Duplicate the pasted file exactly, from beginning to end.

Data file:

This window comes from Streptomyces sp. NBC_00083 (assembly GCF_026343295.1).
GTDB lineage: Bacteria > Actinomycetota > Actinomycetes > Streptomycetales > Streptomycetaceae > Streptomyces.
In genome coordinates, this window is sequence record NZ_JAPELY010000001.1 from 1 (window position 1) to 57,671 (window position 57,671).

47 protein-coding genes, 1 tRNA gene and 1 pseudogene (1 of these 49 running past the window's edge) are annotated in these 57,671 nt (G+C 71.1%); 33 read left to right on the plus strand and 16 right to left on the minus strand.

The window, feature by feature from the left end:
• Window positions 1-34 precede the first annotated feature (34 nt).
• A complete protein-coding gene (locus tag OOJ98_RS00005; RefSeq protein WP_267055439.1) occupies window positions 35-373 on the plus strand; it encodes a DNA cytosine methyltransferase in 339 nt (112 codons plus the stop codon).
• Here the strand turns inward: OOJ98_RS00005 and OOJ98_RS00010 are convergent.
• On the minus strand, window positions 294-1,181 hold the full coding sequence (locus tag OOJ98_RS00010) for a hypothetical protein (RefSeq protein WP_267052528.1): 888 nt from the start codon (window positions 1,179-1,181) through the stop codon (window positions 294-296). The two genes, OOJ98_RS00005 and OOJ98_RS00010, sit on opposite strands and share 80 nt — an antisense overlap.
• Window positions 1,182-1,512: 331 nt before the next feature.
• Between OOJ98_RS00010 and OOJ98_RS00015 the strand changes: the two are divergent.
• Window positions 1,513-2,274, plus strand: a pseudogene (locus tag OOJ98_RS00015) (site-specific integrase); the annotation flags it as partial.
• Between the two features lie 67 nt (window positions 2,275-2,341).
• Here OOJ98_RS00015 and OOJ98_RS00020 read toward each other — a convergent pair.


This window comes from Streptomyces sp. NBC_00083 (assembly GCF_026343295.1).
GTDB lineage: Bacteria > Actinomycetota > Actinomycetes > Streptomycetales > Streptomycetaceae > Streptomyces.
In genome coordinates, this window is sequence record NZ_JAPELY010000001.1 from 1 (window position 1) to 57,671 (window position 57,671).

47 protein-coding genes, 1 tRNA gene and 1 pseudogene (1 of these 49 running past the window's edge) are annotated in these 57,671 nt (G+C 71.1%); 33 read left to right on the plus strand and 16 right to left on the minus strand.

The window, feature by feature from the left end:
• Window positions 1-34 precede the first annotated feature (34 nt).
• A complete protein-coding gene (locus tag OOJ98_RS00005; RefSeq protein WP_267055439.1) occupies window positions 35-373 on the plus strand; it encodes a DNA cytosine methyltransferase in 339 nt (112 codons plus the stop codon).
• Here the strand turns inward: OOJ98_RS00005 and OOJ98_RS00010 are convergent.
• On the minus strand, window positions 294-1,181 hold the full coding sequence (locus tag OOJ98_RS00010) for a hypothetical protein (RefSeq protein WP_267052528.1): 888 nt from the start codon (window positions 1,179-1,181) through the stop codon (window positions 294-296). The two genes, OOJ98_RS00005 and OOJ98_RS00010, sit on opposite strands and share 80 nt — an antisense overlap.
• Window positions 1,182-1,512: 331 nt before the next feature.
• Between OOJ98_RS00010 and OOJ98_RS00015 the strand changes: the two are divergent.
• Window positions 1,513-2,274, plus strand: a pseudogene (locus tag OOJ98_RS00015) (site-specific integrase); the annotation flags it as partial.
• Between the two features lie 67 nt (window positions 2,275-2,341).
• Here OOJ98_RS00015 and OOJ98_RS00020 read toward each other — a convergent pair.